Bird names are a poetry in themselves. For every relatively straightforward, functional moniker—pied wagtail, or green woodpecker, for example—there are half a dozen that are more evocative, intriguing and, sometimes, hard to pin down.
Those that imitate the bird’s song or call—cuckoo, say, or chiffchaff—have a music all of their own, and even to hear or read the name is to be briefly transported from behind your desk to a leafy, hedge-lined lane on a balmy spring evening. It might not be too much of a stretch to imagine that poetry and song started from that point of naming, the desire to encapsulate sound and form in a single act.
But then there are those that have no immediately obvious origin. Wheatear? It’s a bird found on close-cropped upland sheep pastures, or even rocky slopes, rather than cultivated land of any kind, let alone a wheat field. In fact, as those of you of a bawdier turn of mind might already know, it comes from the Anglo-Saxon “hvit oers,” literally “white arse.” One flash of its bright white rump as it flits away from you, and it all makes perfect sense.
The real point, though, is that the mention of a name like that immediately sets off all sorts of connections—the apparent origin of the name, the actual origin of the name, and the sights, smells and sounds of wherever it was you last saw a wheatear. It’s a process not at all unlike the reading of poetry. Bird names work best when they retain a layer or two of suggestion and implication. That’s a little unfair on the likes of the green sandpiper, perhaps, a fine-looking bird that’s passing through my patch in good numbers at the moment, but that descriptive label does it no favours in an artistic sense. On the other hand, perhaps green sandpipers are a little relieved that they can get on with their lives without being constantly bothered by poets and nature writers, like other waders such as whimbrels.
Recently, I’ve been becoming aware of just how many names most of our familiar birds have. John Clare (the 19th century “peasant poet” of one of my previous posts) used an astonishing number of dialect names for familiar species, and many of these retained currency until very recently. Polly dishwasher, for the aforementioned pied wagtail, for example, or bumbarrel for the long-tailed tit (a name connected to their barrel-shaped nests). Starlings were starnels, to Clare, and still are, in some parts of the East Midlands.
Another 19th century figure, Richard Jefferies, came from similarly humble origins as Clare, growing up on a Wiltshire farm but going on to be regarded as an important nature writer, and like Clare he too frequently refers to birds by their dialect names. I’ve been commissioned to write a long poem as an afterword to a reissue of his novel After London, a pioneering work of speculative fiction with an ecological slant, and in the course of reading it, I was intrigued by his references to a brook-sparrow.
A bit of detective work and some questions to the hive-mind of Twitter suggested that this was actually a name for the sedge warbler, a widespread and numerous British bird. Is it a more accurate name than the official one? Well, it touches on the generally dull brown, sparrow-like appearance of the species, and ties them to water rather than vegetation, but it’s entirely possible that it was accurate only for that part of the country with which Jefferies was familiar.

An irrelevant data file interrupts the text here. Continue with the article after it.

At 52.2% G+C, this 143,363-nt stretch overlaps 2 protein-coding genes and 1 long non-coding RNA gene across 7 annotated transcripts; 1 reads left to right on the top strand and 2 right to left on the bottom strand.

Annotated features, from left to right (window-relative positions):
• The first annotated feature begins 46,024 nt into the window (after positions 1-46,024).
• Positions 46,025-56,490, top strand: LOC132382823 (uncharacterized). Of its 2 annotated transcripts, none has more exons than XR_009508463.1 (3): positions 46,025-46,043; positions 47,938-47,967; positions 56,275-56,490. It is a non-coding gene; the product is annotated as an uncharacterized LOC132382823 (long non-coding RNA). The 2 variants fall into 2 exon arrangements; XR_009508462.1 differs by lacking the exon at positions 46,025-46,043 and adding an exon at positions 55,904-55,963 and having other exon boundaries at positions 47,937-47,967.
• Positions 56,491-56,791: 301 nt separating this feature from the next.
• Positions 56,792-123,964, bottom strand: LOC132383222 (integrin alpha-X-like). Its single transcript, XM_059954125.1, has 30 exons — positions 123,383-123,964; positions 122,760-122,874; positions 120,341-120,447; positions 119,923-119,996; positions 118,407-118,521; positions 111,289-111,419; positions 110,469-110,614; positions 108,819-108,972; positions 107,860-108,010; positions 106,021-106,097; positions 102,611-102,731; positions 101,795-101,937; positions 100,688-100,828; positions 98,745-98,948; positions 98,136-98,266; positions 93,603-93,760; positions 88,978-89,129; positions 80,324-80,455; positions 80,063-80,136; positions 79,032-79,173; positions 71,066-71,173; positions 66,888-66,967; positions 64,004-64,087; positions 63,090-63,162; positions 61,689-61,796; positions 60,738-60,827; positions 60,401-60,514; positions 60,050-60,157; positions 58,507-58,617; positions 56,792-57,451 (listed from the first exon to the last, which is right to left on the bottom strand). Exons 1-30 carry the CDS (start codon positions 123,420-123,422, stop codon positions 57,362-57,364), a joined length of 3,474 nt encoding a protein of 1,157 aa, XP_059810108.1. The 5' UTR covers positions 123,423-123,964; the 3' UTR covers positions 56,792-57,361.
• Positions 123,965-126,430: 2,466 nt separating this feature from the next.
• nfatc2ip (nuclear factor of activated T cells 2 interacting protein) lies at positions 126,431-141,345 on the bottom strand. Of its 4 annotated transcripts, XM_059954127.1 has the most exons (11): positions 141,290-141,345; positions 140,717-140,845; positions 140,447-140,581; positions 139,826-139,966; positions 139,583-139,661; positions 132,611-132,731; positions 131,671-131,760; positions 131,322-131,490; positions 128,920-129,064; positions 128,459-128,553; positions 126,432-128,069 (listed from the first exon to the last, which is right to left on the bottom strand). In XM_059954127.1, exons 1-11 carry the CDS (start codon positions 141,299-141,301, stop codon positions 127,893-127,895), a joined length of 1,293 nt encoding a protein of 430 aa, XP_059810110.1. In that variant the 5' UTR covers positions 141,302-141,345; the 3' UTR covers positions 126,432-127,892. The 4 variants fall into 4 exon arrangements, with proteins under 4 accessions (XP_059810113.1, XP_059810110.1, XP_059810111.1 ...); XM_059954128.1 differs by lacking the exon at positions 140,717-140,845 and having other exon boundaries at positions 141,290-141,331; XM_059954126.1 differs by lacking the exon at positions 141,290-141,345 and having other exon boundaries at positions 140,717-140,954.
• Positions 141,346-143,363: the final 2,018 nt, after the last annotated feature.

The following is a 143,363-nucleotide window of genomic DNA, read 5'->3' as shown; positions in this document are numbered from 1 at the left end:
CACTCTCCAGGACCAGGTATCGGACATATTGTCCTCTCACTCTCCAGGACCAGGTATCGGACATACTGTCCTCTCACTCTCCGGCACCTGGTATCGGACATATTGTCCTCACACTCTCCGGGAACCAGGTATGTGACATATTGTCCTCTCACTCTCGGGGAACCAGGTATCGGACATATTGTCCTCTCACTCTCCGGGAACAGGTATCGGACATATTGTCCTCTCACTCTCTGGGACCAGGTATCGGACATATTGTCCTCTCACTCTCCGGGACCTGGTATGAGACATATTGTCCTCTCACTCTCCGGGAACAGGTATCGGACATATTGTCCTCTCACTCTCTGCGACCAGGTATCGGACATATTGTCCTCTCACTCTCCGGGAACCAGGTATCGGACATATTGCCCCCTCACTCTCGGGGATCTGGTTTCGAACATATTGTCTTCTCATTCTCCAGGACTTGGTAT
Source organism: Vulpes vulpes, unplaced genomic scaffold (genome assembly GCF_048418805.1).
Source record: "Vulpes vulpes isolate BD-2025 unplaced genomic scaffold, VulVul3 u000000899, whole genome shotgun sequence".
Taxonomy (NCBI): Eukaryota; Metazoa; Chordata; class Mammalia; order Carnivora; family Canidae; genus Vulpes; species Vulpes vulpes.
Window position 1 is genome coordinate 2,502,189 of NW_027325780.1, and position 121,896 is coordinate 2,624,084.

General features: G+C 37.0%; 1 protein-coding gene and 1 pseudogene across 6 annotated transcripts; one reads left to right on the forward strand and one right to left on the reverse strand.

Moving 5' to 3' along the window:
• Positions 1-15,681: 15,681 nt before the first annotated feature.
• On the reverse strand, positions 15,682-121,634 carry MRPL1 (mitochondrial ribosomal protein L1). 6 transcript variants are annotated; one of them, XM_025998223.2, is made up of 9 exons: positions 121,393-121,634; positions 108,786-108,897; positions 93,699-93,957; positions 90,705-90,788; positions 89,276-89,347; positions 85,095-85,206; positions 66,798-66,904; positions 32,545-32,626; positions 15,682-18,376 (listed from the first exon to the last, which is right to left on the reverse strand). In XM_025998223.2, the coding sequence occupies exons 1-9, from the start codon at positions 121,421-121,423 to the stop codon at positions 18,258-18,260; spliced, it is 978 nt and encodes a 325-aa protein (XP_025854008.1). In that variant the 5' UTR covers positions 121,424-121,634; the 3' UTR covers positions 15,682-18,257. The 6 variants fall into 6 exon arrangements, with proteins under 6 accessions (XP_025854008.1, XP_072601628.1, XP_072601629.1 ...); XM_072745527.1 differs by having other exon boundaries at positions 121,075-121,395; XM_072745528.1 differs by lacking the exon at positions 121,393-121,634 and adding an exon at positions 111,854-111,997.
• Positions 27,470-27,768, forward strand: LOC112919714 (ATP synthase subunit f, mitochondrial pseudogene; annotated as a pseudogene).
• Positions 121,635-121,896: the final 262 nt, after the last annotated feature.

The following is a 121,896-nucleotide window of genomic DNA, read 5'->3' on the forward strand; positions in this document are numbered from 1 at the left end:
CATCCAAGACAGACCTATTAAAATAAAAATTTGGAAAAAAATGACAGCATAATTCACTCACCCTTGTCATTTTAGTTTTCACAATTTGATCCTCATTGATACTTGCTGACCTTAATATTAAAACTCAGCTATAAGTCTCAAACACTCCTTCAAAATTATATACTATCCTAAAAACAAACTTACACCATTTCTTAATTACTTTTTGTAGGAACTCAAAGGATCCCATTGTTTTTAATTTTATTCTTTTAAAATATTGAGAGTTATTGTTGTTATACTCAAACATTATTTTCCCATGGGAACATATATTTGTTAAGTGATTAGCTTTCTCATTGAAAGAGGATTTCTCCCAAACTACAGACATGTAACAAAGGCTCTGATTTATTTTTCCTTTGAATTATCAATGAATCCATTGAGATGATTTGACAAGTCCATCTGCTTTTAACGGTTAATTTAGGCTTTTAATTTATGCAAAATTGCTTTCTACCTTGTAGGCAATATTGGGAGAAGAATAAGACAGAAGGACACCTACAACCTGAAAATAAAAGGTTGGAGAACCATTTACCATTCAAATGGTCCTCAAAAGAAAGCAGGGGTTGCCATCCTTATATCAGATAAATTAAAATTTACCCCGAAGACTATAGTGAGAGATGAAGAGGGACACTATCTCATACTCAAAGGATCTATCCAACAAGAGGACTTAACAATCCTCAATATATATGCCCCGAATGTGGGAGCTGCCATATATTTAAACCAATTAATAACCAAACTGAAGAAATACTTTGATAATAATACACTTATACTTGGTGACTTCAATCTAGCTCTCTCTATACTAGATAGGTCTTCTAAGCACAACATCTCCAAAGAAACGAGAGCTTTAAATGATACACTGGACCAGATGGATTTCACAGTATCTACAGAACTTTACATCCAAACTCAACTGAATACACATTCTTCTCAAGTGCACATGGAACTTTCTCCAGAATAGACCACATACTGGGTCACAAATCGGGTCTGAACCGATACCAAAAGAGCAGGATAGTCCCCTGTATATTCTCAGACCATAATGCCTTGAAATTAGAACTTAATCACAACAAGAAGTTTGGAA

Occasionally, some of these dialect names pass into common usage. When I started birdwatching, the species Catharacta skua was invariably called great skua in field guides and birding publications. These days, it’s pretty much interchangeable with bonxie, a word derived from a Shetland word for an aggressive, bullying person. Perfectly evocative of our skua.
Or take peewit, for Vanellus vanellus. Although most bird books refer to it as the lapwing, most average non-birding Brits would use the nickname, which derives from the bird’s call. It, and a number of regional variations on it such as pyewipe, have been permanently marked on the landscape, with farms, roads and even villages deriving their own names from it. Poetry in …well, the opposite of motion. Inertia, I suppose.
So, I’ll end this month by pointing you in the direction of this peewit poem, from Edward Thomas. He was another nature writer, a self-described “hack” who churned out travel guides and reference books to order for many years, and only began writing poetry shortly before the First World War. He was a close friend of the great American poet Robert Frost, who played a huge part in encouraging him, and once Thomas got started there was no stopping him. He’s been in the news a little lately, because we’ve just passed the centenary of the writing of his most famous poem, Adlestrop.
Finally joining up, even though he was old enough to have avoided the draft, he was killed in France, leaving behind a small but increasingly influential body of poetic work. These days, his marrying of conversational rhythms to Edwardian formalism, and his intensely close observation of the natural world, has made him the touchstone for a whole new generation of poets, as well as the symbol of a generation lost to the madness of war. And so, there’s another connection that the names peewit or lapwing immediately spark in my mind: a wading bird tumbling through the air over northern France, watched by a homesick soldier.
About the Author
Matt is the editor of Bird Watching Magazine (UK), and the writer of three collections of poetry - Troy Town (Arrowhead Press, 2008), hydrodaktulopsychicharmonica (Nine Arches Press, 2010) and The Elephant Tests (Nine Arches, 2013). He lives near Leicester, England, and blogs at http://polyolbion.blogspot.co.uk